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A Discussion was held in the Council Room. Deputy Vice-Chancellor Professor Andrew Cliff was presiding, with the Senior Proctor, the Junior Proctor, two Pro-Proctors, the Registrary's deputy, and seven other persons present.
The following Report was discussed:
Second-stage Report of the Council, dated 26 November 2007, on the construction of a new building for the study of plant diversity and development (p. 293).
Professor A. C. MINSON:
Deputy Vice-Chancellor, it gives me great pleasure to speak in support of construction of this new research institute. I began my research career working on diseases of plants and it has dismayed me to watch the relative decline of plant biology as an academic subject over the past three decades. Plants form more than 90% of the biomass. They are the primary food source, they are an important energy source, and they have a substantial impact on climate. Yet for a variety of reasons there has been a relative decline in funding for plant science research and a fall in the number of students wishing to study the subject to the point where there are almost no departments of Botany or Plant Science remaining in UK universities. Cambridge has fought hard against this trend. The School of Biological Sciences should be congratulated for its support of plant science during the last twenty years, and the Department of Plant Science should be commended for its successful efforts to attract increasing numbers of undergraduates in recent years.
The proposals outlined in this Second-stage Report are possible because of the vision and generosity of the Gatsby Foundation in supporting the study of plants. The Foundation will provide the funds to construct the new research institute, and have guaranteed to fund the full costs of the research for a minimum of ten years. Together with support that the Gatsby Foundation has provided to strengthen the Department of Plant Sciences, the construction of the new Institute will ensure that Cambridge becomes a world centre for plant science research and can attract the very best science students into the study of plant biology. We should be proud that the Gatsby Foundation has chosen Cambridge for this new institute. This is a wonderful opportunity for the University.
Professor J. S. PARKER:
Deputy Vice-Chancellor, the Botanic Garden, planned initially in 1831, was opened in 1846 to hold the University research and teaching collection of plants. Professor John Henslow laid out the Garden by intermingling highly systematic plantings with specimens representing his own research programme, developed in the 1820s, concerning the nature of species - exemplifying patterns of plant variation, sudden changes of form, and the role of hybridization in nature. This research programme is exactly paralleled by Henslow's herbarium collections begun in 1821, and provided the intellectual context for the education of Charles Darwin at Cambridge. Thus Henslow's herbarium and his Botanic Garden both foreshadow modern evolutionary theory; the construction of the Sainsbury Laboratory within the Botanic Garden will unite these two remarkable plant collections.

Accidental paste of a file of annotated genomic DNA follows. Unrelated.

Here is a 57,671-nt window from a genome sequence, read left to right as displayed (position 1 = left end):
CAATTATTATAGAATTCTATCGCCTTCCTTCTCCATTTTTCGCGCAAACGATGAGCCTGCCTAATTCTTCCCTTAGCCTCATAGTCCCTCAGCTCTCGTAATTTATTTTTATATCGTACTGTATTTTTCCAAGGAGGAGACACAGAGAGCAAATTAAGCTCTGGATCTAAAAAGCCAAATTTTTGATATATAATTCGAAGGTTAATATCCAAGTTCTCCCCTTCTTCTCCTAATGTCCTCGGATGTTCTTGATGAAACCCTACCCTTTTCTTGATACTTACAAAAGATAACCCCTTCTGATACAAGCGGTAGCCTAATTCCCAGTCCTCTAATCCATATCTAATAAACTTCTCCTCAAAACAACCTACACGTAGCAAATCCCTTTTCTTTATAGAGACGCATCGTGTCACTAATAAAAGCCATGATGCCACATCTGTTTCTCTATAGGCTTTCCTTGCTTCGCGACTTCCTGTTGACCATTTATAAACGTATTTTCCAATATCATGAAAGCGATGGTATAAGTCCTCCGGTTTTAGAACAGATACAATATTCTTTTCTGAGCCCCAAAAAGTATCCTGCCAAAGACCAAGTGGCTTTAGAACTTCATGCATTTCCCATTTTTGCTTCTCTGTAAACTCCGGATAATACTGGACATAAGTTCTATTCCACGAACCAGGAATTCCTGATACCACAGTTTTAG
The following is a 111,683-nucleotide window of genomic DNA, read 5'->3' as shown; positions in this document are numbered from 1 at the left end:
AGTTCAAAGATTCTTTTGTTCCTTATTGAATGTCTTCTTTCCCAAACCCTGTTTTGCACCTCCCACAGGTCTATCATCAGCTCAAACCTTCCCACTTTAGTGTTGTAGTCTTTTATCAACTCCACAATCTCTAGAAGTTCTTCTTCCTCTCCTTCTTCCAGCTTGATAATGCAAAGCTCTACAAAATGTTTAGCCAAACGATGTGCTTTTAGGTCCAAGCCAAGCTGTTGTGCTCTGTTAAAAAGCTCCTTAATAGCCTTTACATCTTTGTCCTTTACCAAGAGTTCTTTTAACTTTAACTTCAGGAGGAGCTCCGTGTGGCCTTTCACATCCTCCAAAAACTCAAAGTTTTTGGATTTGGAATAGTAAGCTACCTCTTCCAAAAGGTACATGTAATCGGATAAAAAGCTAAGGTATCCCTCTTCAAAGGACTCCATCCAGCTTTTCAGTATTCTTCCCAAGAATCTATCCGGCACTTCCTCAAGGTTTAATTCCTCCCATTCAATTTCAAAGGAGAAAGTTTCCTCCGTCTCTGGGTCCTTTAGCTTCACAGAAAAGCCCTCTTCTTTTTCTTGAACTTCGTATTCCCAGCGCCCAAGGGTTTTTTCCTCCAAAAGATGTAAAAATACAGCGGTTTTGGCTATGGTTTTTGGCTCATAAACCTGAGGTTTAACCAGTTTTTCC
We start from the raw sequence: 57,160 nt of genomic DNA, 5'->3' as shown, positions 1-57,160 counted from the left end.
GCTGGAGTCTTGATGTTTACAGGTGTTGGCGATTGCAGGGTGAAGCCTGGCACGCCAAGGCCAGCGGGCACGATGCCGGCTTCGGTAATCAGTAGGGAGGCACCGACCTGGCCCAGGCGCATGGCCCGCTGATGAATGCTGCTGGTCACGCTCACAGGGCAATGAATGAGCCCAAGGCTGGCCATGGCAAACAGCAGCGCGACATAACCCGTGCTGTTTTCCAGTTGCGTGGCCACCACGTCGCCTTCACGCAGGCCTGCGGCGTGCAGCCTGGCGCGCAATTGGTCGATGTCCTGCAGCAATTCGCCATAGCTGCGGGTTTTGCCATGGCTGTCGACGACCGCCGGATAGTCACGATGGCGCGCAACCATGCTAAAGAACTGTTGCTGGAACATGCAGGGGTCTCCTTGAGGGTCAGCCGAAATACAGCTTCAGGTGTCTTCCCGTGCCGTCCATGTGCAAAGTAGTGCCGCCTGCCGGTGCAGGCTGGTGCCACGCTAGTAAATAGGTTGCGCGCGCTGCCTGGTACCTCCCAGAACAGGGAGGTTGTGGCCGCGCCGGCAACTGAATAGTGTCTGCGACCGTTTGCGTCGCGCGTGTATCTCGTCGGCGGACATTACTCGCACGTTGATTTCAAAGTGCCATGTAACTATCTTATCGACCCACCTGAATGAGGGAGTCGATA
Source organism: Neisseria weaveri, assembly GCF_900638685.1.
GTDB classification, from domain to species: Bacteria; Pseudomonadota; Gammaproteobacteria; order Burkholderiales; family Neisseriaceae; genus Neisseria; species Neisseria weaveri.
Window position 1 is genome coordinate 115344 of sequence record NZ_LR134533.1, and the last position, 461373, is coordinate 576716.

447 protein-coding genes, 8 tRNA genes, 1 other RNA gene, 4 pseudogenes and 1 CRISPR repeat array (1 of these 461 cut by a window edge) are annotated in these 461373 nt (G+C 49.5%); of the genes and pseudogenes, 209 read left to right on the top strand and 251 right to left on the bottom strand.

Since its foundation, the Botanic Garden has continuously responded to developments in science and the attendant needs of scientists. Thus glasshouses, which extended the range of available environments, were constructed in 1868, and subsequently rebuilt in 1884 and 1934; experimental plots and a group of experimental glasshouses for the 'new' sciences of genetics and ecology (under the influences of Bateson and Tansley) were added at the turn of the 20th century; laboratories, comparative cultivation beds, and growth facilities were provided for the 'new taxonomy' of the 1940s and 1950s; the requirements of ever more exacting environmental control of plant growth over the last 20 years led to the construction of the Plant Growth Facility in 2004. Alongside this, plant provision similarly has been in continuous flux, clearly demonstrated by the mixed-age tree collection, and the Garden's landscapes also show dynamic and constant evolution.
The University has supported the Botanic Garden with continuous core funding over the past 160 years, whilst periods of major development have resulted from significant donations through the 19th and more particularly the 20th century - for the superb teak glasshouse range in 1934 (recently renovated); for the Laboratory, experimental glasshouses, and nursery from the Cory Bequest since the 1950s; for the Plant Growth Facility from the Gatsby Charitable Foundation in 2004. These developments have all taken place adjacent to the northern boundary of the Garden within its working area, comprising three hectares of developed land to which the public are not normally admitted.
This magnificent donation to the University from the Gatsby Charitable Foundation will ensure the next evolutionary transition of the Botanic Garden. It will enable the University to create a world-class Laboratory dedicated to the understanding of plant evolution and diversity, whose science will examine the origins and nature of plant diversity, as expressed all around it in the Botanic Garden. The Laboratory's scientists will address the mechanisms of plant growth, differentiation, and development and so provide fundamental knowledge to enable us to comprehend diversity, increasingly under human pressure. The Sainsbury Laboratory will focus on the questions for which Henslow founded the Botanic Garden 160 years ago - what is the nature of heredity?; how does plant development come about?; how is variation in nature distributed?; what is the significance of diversity? The University has been given a remarkable opportunity to investigate these issues by placing the Sainsbury Laboratory at the centre of the Garden and embedded within its historic tradition.